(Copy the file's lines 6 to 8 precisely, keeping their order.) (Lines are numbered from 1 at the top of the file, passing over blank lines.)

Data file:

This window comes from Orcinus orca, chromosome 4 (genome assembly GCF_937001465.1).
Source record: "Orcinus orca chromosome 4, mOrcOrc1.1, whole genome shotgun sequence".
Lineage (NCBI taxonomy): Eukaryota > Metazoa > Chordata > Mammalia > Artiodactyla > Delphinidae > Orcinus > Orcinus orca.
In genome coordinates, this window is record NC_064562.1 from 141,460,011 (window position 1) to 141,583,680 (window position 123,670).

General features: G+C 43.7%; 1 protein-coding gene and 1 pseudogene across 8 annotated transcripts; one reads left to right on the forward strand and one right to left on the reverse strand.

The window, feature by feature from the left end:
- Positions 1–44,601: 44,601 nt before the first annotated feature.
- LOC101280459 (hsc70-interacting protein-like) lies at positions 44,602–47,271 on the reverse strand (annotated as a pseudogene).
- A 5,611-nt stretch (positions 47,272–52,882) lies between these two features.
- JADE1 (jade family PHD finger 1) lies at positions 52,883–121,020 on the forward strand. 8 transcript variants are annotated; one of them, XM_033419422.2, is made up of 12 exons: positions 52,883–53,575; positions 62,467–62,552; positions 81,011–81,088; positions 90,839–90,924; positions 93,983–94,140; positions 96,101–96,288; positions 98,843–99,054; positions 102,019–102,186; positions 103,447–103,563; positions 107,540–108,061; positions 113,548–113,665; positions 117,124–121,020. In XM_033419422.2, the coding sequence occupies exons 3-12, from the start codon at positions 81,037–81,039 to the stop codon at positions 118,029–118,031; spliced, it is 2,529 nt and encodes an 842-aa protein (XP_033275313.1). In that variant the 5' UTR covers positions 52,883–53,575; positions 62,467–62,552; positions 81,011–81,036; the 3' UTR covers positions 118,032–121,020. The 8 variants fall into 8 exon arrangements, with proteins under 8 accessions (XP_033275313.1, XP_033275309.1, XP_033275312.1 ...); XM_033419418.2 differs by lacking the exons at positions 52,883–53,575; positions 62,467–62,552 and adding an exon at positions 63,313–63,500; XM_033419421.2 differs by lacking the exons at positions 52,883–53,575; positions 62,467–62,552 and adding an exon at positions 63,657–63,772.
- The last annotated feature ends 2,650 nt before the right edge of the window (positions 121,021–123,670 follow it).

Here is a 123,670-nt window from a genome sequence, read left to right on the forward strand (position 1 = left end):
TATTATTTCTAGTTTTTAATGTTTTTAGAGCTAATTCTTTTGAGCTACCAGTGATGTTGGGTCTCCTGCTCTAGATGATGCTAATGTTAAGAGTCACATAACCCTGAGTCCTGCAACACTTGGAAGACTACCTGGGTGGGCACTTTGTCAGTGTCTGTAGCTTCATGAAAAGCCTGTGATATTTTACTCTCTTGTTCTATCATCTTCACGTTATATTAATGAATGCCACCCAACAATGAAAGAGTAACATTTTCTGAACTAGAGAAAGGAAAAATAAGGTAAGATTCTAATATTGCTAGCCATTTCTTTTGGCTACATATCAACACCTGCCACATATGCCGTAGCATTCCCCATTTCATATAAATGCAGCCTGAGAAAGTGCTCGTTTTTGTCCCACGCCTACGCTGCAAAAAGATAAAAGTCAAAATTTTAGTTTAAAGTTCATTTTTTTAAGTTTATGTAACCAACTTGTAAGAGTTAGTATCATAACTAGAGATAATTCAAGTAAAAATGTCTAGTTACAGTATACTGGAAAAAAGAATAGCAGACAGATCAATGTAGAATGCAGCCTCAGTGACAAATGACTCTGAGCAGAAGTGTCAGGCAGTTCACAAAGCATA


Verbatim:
The window, feature by feature from the left end:
- Positions 1–44,601: 44,601 nt before the first annotated feature.
- LOC101280459 (hsc70-interacting protein-like) lies at positions 44,602–47,271 on the reverse strand (annotated as a pseudogene).